The Arms Trade Treaty is about to provide the biggest shake-up to conventional arms trade transparency since the end of the Cold War.
When the United Nations hosted its biennial review meeting on the illicit trade in small arms last month, the conference room was overflowing both with pro-gun and anti-gun lobbyists.
Even as countries around the world have started to sign on to and ratify a landmark international treaty that would for the first time regulate the international trade in conventional weapons, experts here are warning that the treaty in itself will not be able to maintain peace and security in Africa.
The United States is the world’s leading arms trafficking nation, with $60 billion in arms transfer agreements last year alone. In 2011, U.S. companies and the U.S. government controlled over three-quarters of the international weapons trade.
Advocacy groups here are stepping up a campaign to pressure President Barack Obama to quickly sign on to a new United Nations treaty aimed at regulating, for the first time, the international small-arms trade.
When the 193-member General Assembly voted overwhelmingly for a long outstanding Arms Trade Treaty (ATT) last week, there was a lingering question left unanswered: how long will it take to reach the 50 ratifications necessary for the treaty to be legally binding?
For many in the international community, the iconic sculpture outside the U.N. Visitors’ Centre appears more prominent today, as the majority of member states tightened its knot by adopting the first ever Arms Trade Treaty (ATT).
When the United Nations set out to draft a politically-sensitive Arms Trade Treaty (ATT), ever since negotiations began in 2006, member states agreed to take the final decision by "consensus".
Viktor Bout earned a few monikers in his heyday: “Merchant of Death”, “Sanctions Buster” and “Lord of War”. He’s the poster boy for illicit arms brokers – a guild of shadowy intermediaries who link arms suppliers to their end users.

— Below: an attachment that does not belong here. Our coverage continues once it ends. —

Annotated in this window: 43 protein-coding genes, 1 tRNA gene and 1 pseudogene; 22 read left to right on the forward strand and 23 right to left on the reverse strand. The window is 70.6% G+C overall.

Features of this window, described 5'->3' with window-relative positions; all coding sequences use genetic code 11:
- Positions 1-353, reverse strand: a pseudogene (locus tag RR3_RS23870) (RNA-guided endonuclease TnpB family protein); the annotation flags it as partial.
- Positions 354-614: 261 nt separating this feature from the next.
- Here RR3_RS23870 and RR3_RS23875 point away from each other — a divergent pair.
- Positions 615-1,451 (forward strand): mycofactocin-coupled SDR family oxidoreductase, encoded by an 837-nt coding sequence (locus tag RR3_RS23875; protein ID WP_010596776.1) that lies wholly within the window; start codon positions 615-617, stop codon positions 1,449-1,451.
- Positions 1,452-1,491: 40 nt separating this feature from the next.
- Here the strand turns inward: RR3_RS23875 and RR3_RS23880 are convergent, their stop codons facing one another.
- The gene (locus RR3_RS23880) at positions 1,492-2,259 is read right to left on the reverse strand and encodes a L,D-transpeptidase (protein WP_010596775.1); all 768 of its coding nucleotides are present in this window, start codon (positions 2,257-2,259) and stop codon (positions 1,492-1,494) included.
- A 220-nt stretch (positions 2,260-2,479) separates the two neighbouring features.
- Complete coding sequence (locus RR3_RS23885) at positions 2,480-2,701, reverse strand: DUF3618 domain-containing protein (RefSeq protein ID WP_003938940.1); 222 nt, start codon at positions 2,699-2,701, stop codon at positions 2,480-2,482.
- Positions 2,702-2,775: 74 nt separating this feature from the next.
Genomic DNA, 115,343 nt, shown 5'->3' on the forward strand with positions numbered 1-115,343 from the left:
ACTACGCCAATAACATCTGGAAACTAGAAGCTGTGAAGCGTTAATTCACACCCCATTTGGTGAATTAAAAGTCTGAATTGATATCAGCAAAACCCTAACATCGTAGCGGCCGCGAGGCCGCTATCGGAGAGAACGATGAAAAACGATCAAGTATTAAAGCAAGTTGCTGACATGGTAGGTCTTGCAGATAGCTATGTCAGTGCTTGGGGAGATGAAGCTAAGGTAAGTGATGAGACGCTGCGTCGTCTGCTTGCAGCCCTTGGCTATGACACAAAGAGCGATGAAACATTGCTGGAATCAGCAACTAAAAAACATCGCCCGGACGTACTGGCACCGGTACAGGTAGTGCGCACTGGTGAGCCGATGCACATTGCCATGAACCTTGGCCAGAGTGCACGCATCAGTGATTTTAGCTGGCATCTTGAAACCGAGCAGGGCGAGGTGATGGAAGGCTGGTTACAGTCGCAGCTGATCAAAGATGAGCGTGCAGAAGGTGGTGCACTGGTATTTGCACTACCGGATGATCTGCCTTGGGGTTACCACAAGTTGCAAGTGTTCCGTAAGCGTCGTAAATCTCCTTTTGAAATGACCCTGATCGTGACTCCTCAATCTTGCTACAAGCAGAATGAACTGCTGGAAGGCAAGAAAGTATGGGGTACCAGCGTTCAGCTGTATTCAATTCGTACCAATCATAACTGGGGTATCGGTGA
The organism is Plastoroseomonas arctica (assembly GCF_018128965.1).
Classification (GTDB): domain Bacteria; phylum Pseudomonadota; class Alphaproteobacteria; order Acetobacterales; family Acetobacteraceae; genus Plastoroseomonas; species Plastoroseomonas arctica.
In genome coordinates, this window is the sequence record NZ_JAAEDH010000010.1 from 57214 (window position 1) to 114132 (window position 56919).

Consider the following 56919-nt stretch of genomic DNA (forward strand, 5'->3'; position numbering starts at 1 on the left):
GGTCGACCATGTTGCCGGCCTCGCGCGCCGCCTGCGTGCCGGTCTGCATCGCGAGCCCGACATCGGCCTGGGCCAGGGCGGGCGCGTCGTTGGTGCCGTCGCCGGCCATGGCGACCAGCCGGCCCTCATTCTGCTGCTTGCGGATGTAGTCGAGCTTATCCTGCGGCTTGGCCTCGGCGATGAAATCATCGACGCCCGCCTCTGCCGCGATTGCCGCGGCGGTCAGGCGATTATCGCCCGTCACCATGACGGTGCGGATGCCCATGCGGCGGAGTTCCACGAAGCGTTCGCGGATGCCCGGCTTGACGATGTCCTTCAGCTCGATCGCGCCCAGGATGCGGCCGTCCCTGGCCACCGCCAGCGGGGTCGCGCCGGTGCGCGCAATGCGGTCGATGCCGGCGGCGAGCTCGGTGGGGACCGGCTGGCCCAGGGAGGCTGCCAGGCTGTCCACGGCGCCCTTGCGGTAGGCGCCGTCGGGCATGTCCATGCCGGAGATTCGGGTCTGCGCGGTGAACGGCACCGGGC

The U.N. organ tasked with maintaining international peace and security harbours a serious conflict at its core.
Eighteen Nobel Peace Prize recipients called Thursday for President Barack Obama to take a leadership role in supporting a “historic” internationally binding agreement that would regulate the global arms trade, including instituting a strict ban on arms sales to states involved in egregious human rights abuses.
When a 20-year-old went on a deadly shooting spree killing 26 students and teachers in an elementary school in Connecticut last December, there was the inevitable outcry either for a ban or a tight control on gun shows, where firearms can be purchased over the counter with no background checks on the buyer.
With a new round of negotiations for an international treaty regulating the international trade of small-scale weapons slated for next month, advocates here have stepped up a campaign to clarify what exactly the treaty is trying to accomplish – and to eliminate some opposition to the treaty from within the U.S. Congress that, they say, is based on misinformation.
A lot of attention goes to the U.S.-made weapons in the hands of criminal groups in this Latin American country. But there is little talk of another problem: the large number of light weapons in the hands of civilians.
Amidst a politically divisive debate on gun control in the United States following a rash of mass shootings, the United Nations will meet in March to finalise an Arms Trade Treaty (ATT) after nearly two decades of negotiations.